Thursday, October 28, 2010

A Cuban Look at Cholera

Cholera Catastrophe Spreads in Haiti

by Kim Ives

"They are doing exactly the wrong thing," said Dr. Manolo Castro. "When you
bring cholera victims into a hospital, especially one with poor conditions,
you stand a good chance of infecting all the patients in that hospital."

Dr. Castro, 74, is a Cuban doctor working at Haiti's finest pediatric
hospital, St. Damien, in Tabarre. When it comes to cholera, where a virulent
bacterium provokes severe vomiting and diarrhea which can kill in a few
hours, he knows what he is talking about. He has tangled with the deadly
disease before.

In 1990, a cholera epidemic struck the Zambian town where Dr. Castro was a
teacher at a hospital as part of a Cuban medical mission. Soon there were
some 6,000 cholera victims. The hospital's Zambian director packed up his
family and fled. The Cuban Embassy and Zambian government asked Dr. Castro
to step in to help the panicked population. Dr. Castro went to the Public
Health Ministry's office in town and with them identified a local stadium
where they could quarantine hundreds of cholera patients. Within a few
weeks, Dr. Castro's team of six Cuban and six Zambian doctors had brought
the outbreak under control.

"It is essential to isolate cholera victims from other patients, especially
where there is poor sanitation," said Dr. Castro, who helped squelch another
cholera outbreak when stationed in the Cape Verde islands in 1994. "The
government should also stop all traffic and travel between the affected area
and those not affected. Otherwise, the disease is going to spread."

The day after Dr. Castro spoke those prophetic words, it was announced that
Haiti's cholera epidemic had propagated from the Central Plateau and
Artibonite departments (where it emerged) to Port-au-Prince, the capital
through which thousands of people from all corners of the country circulate
every day.

But far from taking aggressive and proactive measures like stopping traffic,
Haitian Public Health authorities have been trying to minimize the crisis,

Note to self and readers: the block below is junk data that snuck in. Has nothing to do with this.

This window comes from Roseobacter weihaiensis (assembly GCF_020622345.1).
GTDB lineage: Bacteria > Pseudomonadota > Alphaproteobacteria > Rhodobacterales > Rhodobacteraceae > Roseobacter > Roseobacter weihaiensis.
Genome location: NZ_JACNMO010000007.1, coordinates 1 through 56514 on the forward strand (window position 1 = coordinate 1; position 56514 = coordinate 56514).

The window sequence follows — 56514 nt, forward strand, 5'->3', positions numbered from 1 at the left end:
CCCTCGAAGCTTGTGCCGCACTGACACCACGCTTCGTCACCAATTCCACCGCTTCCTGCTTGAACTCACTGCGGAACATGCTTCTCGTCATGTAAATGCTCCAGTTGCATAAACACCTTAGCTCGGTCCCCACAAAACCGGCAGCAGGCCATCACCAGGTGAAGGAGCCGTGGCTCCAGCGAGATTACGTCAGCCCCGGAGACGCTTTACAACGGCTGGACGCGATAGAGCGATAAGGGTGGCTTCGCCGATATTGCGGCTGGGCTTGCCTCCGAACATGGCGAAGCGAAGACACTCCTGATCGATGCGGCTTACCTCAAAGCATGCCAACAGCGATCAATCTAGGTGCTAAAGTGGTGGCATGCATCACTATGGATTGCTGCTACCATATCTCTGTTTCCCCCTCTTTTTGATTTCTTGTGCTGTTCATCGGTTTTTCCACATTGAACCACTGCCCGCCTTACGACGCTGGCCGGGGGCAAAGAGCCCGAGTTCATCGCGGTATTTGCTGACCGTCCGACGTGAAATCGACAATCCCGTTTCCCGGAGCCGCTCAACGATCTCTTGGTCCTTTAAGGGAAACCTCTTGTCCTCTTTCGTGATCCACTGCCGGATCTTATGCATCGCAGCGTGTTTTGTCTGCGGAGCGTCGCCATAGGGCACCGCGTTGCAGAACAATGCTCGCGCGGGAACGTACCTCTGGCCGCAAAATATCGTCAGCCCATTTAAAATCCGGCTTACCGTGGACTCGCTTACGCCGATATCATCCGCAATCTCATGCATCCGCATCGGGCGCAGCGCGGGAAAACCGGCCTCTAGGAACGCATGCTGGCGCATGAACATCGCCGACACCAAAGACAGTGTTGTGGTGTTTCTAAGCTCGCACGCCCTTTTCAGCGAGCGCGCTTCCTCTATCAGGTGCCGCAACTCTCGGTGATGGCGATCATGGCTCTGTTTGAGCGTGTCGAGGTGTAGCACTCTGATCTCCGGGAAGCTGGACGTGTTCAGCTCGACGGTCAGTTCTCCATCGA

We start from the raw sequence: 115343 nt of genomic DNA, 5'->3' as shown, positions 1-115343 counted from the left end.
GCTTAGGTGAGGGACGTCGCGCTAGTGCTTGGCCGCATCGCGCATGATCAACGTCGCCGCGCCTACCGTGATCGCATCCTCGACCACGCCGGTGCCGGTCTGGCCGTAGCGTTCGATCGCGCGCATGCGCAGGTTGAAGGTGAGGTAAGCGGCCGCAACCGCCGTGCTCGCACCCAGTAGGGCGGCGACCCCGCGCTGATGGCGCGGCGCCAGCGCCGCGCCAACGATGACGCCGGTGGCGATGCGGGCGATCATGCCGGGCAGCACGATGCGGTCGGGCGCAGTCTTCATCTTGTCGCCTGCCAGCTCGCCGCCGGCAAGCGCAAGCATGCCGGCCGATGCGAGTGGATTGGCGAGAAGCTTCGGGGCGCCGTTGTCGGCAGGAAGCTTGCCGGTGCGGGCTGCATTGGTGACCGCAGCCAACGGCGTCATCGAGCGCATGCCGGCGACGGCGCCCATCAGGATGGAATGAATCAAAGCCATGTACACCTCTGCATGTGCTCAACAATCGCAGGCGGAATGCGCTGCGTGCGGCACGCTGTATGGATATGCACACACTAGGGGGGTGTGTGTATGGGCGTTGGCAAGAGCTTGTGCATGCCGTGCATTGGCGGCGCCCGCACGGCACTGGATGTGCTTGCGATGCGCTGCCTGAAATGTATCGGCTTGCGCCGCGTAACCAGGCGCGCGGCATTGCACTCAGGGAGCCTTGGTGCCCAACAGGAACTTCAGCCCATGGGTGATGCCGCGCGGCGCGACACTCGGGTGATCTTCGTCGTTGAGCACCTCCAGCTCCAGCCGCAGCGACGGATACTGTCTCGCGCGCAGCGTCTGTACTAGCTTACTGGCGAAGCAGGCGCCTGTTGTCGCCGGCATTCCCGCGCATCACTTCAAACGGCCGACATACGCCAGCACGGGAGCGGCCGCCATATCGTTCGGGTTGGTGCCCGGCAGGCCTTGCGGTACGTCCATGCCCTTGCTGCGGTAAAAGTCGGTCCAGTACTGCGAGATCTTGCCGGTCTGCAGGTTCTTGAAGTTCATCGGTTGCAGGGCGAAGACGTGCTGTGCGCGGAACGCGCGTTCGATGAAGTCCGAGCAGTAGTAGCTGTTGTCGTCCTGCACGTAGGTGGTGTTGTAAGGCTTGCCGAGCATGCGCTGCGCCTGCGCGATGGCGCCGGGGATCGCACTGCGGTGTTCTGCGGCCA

claiming, as the Health Ministry's general director Gabriel Thimoté did Oct.
25, that the disease's progress has been "stabilized."

At press time on Oct. 26, the only official government figures are that
3,769 people have become sick with the disease in the Artibonite and Central
departments, with 273 fatalities in the Artibonite. Since other areas are
not being tallied, the actual figures are much higher.

For instance, Dr. Ernst Robert Jasmin, the Health Ministry's Northern
Department director, says that there are 17 probable cases in Pilate,
Plaisance and Limbé, with three fatalities. Other authorities report seven
cases in the southern town of Petit Goave and several other cases and deaths
in the town of Arcahaie.

But there is also growing dissension between authorities. Nigel Fisher, the
Canadian assistant head of the UN Stabilization Mission in Haiti (MINUSTAH),
on Oct. 25 put the death count at 284 and said that there were five
confirmed cases of cholera in the capital (as did the Pan American Health
Organization or PAHO). The Haitian government disputes this, saying only one
of the five cases tested positive.

"It is an extremely serious situation and on the basis of the experience we
have had with other epidemics in the world, it would be irresponsible not to
plan for a much larger epidemic," Fisher said. Ironically, he dismissed the
idea of cutting off traffic out of affected areas as impractical.

Dominican health authorities have not been so sanguine. They closed the 130
mile-long border with Haiti on Oct. 25 to everybody except students and